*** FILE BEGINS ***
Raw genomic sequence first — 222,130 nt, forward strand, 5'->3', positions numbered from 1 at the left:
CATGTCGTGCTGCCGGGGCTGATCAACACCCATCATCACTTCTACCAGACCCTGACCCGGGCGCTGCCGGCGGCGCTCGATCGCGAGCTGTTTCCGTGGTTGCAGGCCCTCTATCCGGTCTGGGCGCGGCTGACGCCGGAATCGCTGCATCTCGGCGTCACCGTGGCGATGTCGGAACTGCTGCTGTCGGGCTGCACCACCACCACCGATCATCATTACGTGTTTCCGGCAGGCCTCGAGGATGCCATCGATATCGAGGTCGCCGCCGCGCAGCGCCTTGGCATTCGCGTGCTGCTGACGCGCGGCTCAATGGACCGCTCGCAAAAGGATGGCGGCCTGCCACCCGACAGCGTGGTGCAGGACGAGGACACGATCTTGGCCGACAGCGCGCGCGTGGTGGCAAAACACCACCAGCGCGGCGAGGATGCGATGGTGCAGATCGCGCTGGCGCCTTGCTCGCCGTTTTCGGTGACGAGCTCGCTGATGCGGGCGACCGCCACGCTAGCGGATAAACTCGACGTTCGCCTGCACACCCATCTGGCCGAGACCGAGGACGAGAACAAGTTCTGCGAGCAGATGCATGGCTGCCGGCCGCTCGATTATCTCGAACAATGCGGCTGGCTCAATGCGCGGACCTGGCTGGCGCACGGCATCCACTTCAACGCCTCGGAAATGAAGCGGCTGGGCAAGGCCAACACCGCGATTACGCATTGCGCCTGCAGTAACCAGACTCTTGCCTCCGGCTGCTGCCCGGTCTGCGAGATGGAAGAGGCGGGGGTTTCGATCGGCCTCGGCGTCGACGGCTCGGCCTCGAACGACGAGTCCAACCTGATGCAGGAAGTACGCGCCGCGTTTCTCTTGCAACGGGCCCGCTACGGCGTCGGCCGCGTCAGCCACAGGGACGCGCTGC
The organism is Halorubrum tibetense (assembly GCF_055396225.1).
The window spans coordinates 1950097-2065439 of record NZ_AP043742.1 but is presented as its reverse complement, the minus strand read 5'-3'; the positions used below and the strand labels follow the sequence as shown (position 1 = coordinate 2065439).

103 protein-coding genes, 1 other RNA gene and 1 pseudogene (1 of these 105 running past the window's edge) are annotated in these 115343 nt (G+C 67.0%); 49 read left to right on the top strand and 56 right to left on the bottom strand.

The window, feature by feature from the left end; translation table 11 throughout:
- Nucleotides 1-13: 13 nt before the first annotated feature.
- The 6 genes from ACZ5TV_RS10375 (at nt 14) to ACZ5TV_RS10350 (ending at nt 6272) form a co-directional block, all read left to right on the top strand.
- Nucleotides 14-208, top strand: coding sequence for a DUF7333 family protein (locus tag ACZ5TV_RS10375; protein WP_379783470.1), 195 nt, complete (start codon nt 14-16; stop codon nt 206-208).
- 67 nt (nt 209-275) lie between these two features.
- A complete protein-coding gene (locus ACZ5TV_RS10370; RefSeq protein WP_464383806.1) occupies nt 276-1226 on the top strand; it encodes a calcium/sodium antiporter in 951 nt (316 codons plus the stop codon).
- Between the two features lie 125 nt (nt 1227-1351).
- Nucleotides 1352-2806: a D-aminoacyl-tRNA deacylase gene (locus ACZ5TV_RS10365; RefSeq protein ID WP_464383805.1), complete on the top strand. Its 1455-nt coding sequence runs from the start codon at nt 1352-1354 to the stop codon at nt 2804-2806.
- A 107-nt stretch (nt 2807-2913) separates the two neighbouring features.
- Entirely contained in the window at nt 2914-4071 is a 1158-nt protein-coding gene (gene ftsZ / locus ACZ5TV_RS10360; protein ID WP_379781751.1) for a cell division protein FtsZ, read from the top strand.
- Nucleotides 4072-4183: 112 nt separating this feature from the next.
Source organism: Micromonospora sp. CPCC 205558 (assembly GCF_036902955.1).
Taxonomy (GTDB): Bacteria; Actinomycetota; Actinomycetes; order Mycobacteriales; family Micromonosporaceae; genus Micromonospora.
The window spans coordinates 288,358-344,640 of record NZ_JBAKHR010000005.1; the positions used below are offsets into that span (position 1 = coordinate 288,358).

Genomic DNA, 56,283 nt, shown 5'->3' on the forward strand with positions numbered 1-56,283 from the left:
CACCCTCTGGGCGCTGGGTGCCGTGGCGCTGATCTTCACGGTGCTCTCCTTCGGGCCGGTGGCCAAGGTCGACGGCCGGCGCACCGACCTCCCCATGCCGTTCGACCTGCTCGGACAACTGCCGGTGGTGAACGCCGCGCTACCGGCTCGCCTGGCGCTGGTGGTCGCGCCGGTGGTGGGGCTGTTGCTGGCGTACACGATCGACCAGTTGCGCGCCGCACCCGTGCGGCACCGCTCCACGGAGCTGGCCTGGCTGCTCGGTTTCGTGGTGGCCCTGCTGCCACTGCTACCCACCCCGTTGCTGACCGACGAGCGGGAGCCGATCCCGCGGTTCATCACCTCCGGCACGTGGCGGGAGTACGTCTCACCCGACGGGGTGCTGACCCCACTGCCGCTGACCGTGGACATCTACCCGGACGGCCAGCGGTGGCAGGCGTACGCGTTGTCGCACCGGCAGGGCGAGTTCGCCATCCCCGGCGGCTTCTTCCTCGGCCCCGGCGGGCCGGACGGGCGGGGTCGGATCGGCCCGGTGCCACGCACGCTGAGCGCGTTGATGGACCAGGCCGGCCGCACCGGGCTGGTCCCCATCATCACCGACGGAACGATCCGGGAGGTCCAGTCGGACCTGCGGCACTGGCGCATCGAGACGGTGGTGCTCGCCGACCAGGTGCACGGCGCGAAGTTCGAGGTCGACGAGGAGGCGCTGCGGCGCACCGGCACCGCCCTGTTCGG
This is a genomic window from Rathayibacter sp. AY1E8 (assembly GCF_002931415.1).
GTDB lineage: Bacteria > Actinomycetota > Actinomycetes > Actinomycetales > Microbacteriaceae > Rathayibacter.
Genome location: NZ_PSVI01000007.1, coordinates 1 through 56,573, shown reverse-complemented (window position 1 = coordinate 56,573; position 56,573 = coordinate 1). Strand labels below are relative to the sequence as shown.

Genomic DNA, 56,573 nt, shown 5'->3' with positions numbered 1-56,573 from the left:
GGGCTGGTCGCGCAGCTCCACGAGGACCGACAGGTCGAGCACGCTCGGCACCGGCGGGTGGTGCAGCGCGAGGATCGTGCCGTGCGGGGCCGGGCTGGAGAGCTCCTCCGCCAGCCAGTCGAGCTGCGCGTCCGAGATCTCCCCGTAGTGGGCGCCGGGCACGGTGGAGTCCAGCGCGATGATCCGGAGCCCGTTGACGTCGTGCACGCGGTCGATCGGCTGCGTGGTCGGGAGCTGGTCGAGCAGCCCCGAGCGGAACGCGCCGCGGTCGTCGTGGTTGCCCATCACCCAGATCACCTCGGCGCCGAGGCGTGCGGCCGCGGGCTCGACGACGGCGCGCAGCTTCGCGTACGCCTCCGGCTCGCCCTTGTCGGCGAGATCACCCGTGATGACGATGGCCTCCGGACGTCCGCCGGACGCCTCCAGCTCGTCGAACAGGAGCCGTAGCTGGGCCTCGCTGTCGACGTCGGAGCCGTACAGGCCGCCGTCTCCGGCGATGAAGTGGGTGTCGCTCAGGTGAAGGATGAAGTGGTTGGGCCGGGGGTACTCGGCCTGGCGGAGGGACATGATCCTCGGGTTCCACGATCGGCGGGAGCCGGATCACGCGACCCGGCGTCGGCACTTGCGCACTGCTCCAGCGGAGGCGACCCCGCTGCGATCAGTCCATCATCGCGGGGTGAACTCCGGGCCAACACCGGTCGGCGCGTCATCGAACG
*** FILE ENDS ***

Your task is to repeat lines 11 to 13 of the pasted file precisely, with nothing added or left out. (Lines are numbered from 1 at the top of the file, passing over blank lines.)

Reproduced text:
- A complete protein-coding gene (locus ACZ5TV_RS10370; RefSeq protein WP_464383806.1) occupies nt 276-1226 on the top strand; it encodes a calcium/sodium antiporter in 951 nt (316 codons plus the stop codon).
- Between the two features lie 125 nt (nt 1227-1351).
- Nucleotides 1352-2806: a D-aminoacyl-tRNA deacylase gene (locus ACZ5TV_RS10365; RefSeq protein ID WP_464383805.1), complete on the top strand. Its 1455-nt coding sequence runs from the start codon at nt 1352-1354 to the stop codon at nt 2804-2806.